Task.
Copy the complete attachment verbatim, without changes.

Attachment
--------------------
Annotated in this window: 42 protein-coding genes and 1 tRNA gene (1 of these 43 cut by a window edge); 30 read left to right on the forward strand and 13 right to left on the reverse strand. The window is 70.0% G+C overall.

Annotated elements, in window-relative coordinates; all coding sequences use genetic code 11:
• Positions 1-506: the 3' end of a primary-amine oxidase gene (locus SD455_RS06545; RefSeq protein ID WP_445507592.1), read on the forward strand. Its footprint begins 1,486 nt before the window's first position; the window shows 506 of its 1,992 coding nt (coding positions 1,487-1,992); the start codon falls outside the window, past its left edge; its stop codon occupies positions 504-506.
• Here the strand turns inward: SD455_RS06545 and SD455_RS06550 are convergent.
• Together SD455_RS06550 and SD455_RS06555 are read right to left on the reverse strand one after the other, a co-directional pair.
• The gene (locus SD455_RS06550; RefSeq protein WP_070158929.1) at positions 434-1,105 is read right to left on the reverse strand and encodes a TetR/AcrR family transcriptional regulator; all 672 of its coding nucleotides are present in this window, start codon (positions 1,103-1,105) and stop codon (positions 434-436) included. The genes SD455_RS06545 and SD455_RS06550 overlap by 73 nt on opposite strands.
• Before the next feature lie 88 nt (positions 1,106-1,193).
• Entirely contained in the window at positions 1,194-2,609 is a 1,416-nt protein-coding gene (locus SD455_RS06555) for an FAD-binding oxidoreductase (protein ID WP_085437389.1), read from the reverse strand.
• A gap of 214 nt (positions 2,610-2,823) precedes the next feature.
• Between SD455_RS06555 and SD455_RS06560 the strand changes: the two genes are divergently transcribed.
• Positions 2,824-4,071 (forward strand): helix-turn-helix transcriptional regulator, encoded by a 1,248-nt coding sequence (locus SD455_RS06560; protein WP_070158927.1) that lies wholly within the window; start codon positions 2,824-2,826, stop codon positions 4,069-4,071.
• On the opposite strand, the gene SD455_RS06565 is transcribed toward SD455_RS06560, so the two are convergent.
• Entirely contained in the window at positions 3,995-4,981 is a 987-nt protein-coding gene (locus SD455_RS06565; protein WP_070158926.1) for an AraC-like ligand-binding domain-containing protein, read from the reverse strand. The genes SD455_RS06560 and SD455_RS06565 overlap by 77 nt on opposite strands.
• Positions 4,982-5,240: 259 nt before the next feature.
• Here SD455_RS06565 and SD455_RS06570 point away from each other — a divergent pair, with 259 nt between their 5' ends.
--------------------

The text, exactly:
Annotated in this window: 42 protein-coding genes and 1 tRNA gene (1 of these 43 cut by a window edge); 30 read left to right on the forward strand and 13 right to left on the reverse strand. The window is 70.0% G+C overall.

Annotated elements, in window-relative coordinates; all coding sequences use genetic code 11:
• Positions 1-506: the 3' end of a primary-amine oxidase gene (locus SD455_RS06545; RefSeq protein ID WP_445507592.1), read on the forward strand. Its footprint begins 1,486 nt before the window's first position; the window shows 506 of its 1,992 coding nt (coding positions 1,487-1,992); the start codon falls outside the window, past its left edge; its stop codon occupies positions 504-506.
• Here the strand turns inward: SD455_RS06545 and SD455_RS06550 are convergent.
• Together SD455_RS06550 and SD455_RS06555 are read right to left on the reverse strand one after the other, a co-directional pair.
• The gene (locus SD455_RS06550; RefSeq protein WP_070158929.1) at positions 434-1,105 is read right to left on the reverse strand and encodes a TetR/AcrR family transcriptional regulator; all 672 of its coding nucleotides are present in this window, start codon (positions 1,103-1,105) and stop codon (positions 434-436) included. The genes SD455_RS06545 and SD455_RS06550 overlap by 73 nt on opposite strands.
• Before the next feature lie 88 nt (positions 1,106-1,193).
• Entirely contained in the window at positions 1,194-2,609 is a 1,416-nt protein-coding gene (locus SD455_RS06555) for an FAD-binding oxidoreductase (protein ID WP_085437389.1), read from the reverse strand.
• A gap of 214 nt (positions 2,610-2,823) precedes the next feature.
• Between SD455_RS06555 and SD455_RS06560 the strand changes: the two genes are divergently transcribed.
• Positions 2,824-4,071 (forward strand): helix-turn-helix transcriptional regulator, encoded by a 1,248-nt coding sequence (locus SD455_RS06560; protein WP_070158927.1) that lies wholly within the window; start codon positions 2,824-2,826, stop codon positions 4,069-4,071.
• On the opposite strand, the gene SD455_RS06565 is transcribed toward SD455_RS06560, so the two are convergent.
• Entirely contained in the window at positions 3,995-4,981 is a 987-nt protein-coding gene (locus SD455_RS06565; protein WP_070158926.1) for an AraC-like ligand-binding domain-containing protein, read from the reverse strand. The genes SD455_RS06560 and SD455_RS06565 overlap by 77 nt on opposite strands.
• Positions 4,982-5,240: 259 nt before the next feature.
• Here SD455_RS06565 and SD455_RS06570 point away from each other — a divergent pair, with 259 nt between their 5' ends.